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We know that a countably additive translation invariant measure with $\mu([0,1]) = 1$ cannot be defined on the power set of $\mathbb R$. This is because $[0,1]$ can be partitioned into countably many congruent sets, with the help of the axiom of choice.

But I was wondering whether a finitely additive measure with these properties would be possible? I know it wouldn't be possible for dimension $n>2$ because of the Banach-Tarski paradox, but I am curious about $n=1$. If such a measure can be constructed on $\mathcal P(\mathbb R)$, would that be unique?

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    $\begingroup$ This is called Banach measure. $\endgroup$ Jun 14 '10 at 11:15
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Banach-Tarski poses a problem for existence of measures that are invariant under all rigid motions, not just translation. The existence of finitely additive translation-invariant measures that agree with Lebesgue measure on Lebesgue-measurable sets is a consequence of the Hahn-Banach theorem. This is exercise 21 in chapter 10 of Royden's Real Analysis. The extensions given by Hahn-Banach don't seem to have any uniqueness properties, so I doubt this measure is unique.

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    $\begingroup$ A very detailed description is given in Chapter 10 of Wagon's book: The Banach-Tarski paradox. $\endgroup$ Jun 13 '10 at 5:24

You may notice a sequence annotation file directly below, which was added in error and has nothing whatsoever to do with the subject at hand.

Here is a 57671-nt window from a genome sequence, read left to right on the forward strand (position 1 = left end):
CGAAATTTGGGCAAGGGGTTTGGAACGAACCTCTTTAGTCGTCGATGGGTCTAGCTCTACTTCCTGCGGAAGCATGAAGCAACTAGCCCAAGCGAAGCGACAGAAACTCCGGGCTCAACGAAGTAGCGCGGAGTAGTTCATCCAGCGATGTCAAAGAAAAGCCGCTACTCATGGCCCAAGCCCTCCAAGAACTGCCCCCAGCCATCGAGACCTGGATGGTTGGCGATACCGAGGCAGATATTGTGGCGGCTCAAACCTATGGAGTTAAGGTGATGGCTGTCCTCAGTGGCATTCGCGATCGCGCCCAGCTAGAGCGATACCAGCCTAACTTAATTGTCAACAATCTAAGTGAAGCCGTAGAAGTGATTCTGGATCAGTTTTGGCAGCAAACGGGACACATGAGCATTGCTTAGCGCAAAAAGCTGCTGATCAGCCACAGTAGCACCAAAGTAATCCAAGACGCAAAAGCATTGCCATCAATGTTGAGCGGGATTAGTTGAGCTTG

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In n=1 it exists, but far from unique. This is in Hewitt and Stromberg. I believe they show there are 2^c different extension.

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The question should be stated in the following context: Let a subgroup $G$ of all isometries of $\mathbb{R}^n$ act on the space $\mathbb{R}^n$. When there is a finitely additive $G$-invariant measure $\mu$ defined on all subsets of $\mathbb{R}^n$ and normalizing the unit cube?

It appears that such a measure exists in $\mathbb{R}^n$ if the group $G$ is amenable (this works also in higher dimensions in spite of the Banach-Tarski paradox). This follows from a general theorem of Mycielski on the measures in Boolean algebras (as mentioned above there is also an alternative proof via the Hahn-Banach theorem). The measures $\mu$ constructed in this way are not unique. However, there is a modification of a theorem proved by Tarski which says that there is a set function $f$ (called Tarski's absolute measure) defined on a subclass $\mathcal{A}$ of all bounded subsets of $\mathbb{R}$ which attains the values common for all the measures constructed by Mycielski (that is the class $\mathcal{A}$ is defined as $\mathcal{A} = \{X \in \mathbb{R}^n: \mu_1(X) = \mu_2(X)$, where $\mu_1$ and $\mu_2$ are any two measures obtained via the Mycielski's theorem $\}$.

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